It is interesting that usually the EC of very large animals is lower than that of dolphins or higher apes (for example, in whales it is many times less than in bottlenose dolphins), but the tyrannosaurus may have been very “smart”.

His encephalization coefficient in at least one case is 2.47, the level of a chimpanzee and a crow. This is very difficult to explain: it is usually believed that such large predators should have led a solitary lifestyle, but today such a level of EC is found only in those animals that have a developed social life.

Maybe, after all, something like that was in tyrannosaurs? It is important to note that the early mammals known to us did not reach such a high level of EC.

By the way, the tyrannosaurus also lived towards the end of the dinosaur era, and in general, later dinosaurs show CE higher than earlier ones: they seem to have evolved significantly. However, there is a caveat: not a single dinosaur species known to us has upper limbs with signs of tool activity.

Normally, predators had free upper limbs, and these limbs were equipped with what looks like very specialized killing tools. Specialized limbs make it almost impossible to make tools. Simply put, there are no species in the fossil record that could be intelligent and “tool” before the genus Homo.

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One of the relatives of the Tyrannosaurus rex at a young age, as imagined by the artist. The remains of this individual were found in Burmese amber

Another important point: although size matters for the brain, it is not only important. For example, several years ago, scientists from Australia and South Africa discovered that gorillas, chimpanzees and orangutans, although they have the size of an Australopithecus brain, supply it with blood a couple of times better. This was determined by the diameter of traces from the blood vessels passing inside the skull.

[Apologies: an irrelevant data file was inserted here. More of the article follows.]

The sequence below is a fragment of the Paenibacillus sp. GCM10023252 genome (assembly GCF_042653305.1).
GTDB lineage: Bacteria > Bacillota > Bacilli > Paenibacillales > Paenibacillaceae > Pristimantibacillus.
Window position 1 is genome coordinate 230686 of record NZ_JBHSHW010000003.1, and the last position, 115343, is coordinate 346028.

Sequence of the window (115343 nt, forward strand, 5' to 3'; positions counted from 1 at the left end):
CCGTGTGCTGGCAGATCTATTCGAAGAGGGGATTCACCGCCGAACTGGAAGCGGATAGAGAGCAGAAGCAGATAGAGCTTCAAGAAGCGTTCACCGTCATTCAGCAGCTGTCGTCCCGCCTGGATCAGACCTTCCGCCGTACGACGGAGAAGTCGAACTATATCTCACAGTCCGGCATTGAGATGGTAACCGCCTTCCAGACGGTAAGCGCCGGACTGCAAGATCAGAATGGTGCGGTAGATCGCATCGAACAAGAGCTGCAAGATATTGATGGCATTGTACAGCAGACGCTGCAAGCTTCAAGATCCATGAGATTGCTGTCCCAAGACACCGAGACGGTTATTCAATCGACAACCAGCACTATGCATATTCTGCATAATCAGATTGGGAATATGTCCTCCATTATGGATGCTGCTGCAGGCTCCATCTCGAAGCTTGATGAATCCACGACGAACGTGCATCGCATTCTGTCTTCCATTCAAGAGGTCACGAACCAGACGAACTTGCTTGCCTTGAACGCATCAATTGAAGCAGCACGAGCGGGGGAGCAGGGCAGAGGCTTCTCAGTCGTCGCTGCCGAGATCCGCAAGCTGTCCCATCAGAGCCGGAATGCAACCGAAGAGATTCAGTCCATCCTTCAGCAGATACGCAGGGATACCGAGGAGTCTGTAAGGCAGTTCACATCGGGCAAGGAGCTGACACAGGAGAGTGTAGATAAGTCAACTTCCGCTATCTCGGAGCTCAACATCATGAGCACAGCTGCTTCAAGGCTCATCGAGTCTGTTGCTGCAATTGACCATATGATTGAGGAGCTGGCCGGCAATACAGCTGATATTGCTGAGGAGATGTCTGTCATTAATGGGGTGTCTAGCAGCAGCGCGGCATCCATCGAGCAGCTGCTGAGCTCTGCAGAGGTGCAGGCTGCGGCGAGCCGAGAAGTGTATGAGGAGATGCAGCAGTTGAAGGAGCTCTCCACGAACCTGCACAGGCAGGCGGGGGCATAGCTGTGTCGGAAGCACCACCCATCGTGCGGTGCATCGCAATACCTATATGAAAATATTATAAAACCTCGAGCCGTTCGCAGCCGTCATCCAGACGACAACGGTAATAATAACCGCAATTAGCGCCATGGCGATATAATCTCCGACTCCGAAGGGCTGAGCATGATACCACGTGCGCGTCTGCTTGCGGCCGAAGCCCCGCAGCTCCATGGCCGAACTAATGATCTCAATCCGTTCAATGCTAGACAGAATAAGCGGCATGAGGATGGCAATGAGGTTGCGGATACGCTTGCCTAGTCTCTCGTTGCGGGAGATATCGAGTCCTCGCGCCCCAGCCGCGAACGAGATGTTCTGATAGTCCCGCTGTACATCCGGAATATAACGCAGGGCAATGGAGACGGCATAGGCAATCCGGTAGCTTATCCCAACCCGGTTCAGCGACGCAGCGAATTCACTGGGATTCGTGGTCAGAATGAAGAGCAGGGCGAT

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Efficiency of blood supply to the brain in different species of hominids. Lines of our ancestors are shown in red, parallel lines are shown in black, Ma is millions of years

It is believed that the main energy costs of the brain are associated with the number of interneuronal connections in it. Since it is this that determines intelligence, it turns out that the Australopithecus, who knew how to make erect walking tools, was still inferior in intelligence to chimpanzees and gorillas.

But even here there is a nuance: the Floresian man, who used tools, is sharply inferior to the chimpanzee in this parameter.

However, it is doubtful that a creature with a sapiens lifestyle was actually inferior in mental capacity to chimpanzees, who are known to lead chimpanzee lifestyles. It turns out that the blood supply to the brain is not a completely universal factor.

From this it follows that both by the size of the brain, and even by the diameter of the vessels supplying it, it is extremely difficult to accurately assess whether there were intelligent species on Earth before us. Additional limiting factors are needed.

No finds – no civilization?

The most obvious of these is the absence of traces of technological civilization. Contrary to periodic pseudo-sensations, such as the “metal spheres” from Klerksdorp , which in fact turned out to be ordinary nodules of natural origin, there are no such traces yet.

Meanwhile, the finds of stone tools of our ancestors literally dot the layers of the Pleistocene. It is unlikely that a technological civilization can do without tools.